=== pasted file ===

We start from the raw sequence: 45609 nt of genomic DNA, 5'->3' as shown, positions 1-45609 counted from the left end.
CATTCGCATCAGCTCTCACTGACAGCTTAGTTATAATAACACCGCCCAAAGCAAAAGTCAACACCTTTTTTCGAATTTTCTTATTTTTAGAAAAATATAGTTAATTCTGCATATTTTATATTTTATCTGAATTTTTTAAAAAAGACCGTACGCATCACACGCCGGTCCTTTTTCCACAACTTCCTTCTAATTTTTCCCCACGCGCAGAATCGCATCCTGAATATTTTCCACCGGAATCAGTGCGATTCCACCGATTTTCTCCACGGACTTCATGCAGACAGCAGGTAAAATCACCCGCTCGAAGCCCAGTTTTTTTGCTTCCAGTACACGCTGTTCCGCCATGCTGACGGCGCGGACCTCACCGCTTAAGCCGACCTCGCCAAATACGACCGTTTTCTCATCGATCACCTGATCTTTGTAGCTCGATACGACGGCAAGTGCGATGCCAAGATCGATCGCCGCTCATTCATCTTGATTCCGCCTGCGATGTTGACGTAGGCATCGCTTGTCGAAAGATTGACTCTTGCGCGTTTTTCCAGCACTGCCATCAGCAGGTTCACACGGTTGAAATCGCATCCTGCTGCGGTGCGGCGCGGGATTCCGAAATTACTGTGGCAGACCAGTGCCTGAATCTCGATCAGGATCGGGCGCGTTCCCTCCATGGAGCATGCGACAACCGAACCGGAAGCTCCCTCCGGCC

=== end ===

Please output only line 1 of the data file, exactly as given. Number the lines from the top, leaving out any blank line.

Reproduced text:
We start from the raw sequence: 45609 nt of genomic DNA, 5'->3' as shown, positions 1-45609 counted from the left end.